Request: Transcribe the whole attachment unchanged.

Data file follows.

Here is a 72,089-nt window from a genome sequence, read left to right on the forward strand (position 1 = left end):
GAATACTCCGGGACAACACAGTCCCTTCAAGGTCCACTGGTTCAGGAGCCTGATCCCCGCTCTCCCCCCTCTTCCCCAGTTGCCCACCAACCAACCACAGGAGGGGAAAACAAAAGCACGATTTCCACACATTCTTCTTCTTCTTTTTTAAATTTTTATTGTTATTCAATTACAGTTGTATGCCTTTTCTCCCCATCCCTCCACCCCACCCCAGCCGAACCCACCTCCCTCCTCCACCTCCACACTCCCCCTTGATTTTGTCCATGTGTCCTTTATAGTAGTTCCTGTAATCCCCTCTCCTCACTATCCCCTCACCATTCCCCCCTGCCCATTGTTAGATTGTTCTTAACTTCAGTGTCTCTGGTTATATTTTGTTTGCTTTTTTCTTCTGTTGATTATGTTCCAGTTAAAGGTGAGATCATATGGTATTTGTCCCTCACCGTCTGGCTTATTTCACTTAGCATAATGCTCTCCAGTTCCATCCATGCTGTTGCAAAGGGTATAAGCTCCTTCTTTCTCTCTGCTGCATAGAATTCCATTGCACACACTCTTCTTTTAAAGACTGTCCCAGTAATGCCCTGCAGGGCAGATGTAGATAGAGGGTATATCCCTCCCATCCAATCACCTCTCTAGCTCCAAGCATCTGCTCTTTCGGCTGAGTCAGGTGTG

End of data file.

Here is a 72,089-nt window from a genome sequence, read left to right on the forward strand (position 1 = left end):
GAATACTCCGGGACAACACAGTCCCTTCAAGGTCCACTGGTTCAGGAGCCTGATCCCCGCTCTCCCCCCTCTTCCCCAGTTGCCCACCAACCAACCACAGGAGGGGAAAACAAAAGCACGATTTCCACACATTCTTCTTCTTCTTTTTTAAATTTTTATTGTTATTCAATTACAGTTGTATGCCTTTTCTCCCCATCCCTCCACCCCACCCCAGCCGAACCCACCTCCCTCCTCCACCTCCACACTCCCCCTTGATTTTGTCCATGTGTCCTTTATAGTAGTTCCTGTAATCCCCTCTCCTCACTATCCCCTCACCATTCCCCCCTGCCCATTGTTAGATTGTTCTTAACTTCAGTGTCTCTGGTTATATTTTGTTTGCTTTTTTCTTCTGTTGATTATGTTCCAGTTAAAGGTGAGATCATATGGTATTTGTCCCTCACCGTCTGGCTTATTTCACTTAGCATAATGCTCTCCAGTTCCATCCATGCTGTTGCAAAGGGTATAAGCTCCTTCTTTCTCTCTGCTGCATAGAATTCCATTGCACACACTCTTCTTTTAAAGACTGTCCCAGTAATGCCCTGCAGGGCAGATGTAGATAGAGGGTATATCCCTCCCATCCAATCACCTCTCTAGCTCCAAGCATCTGCTCTTTCGGCTGAGTCAGGTGTG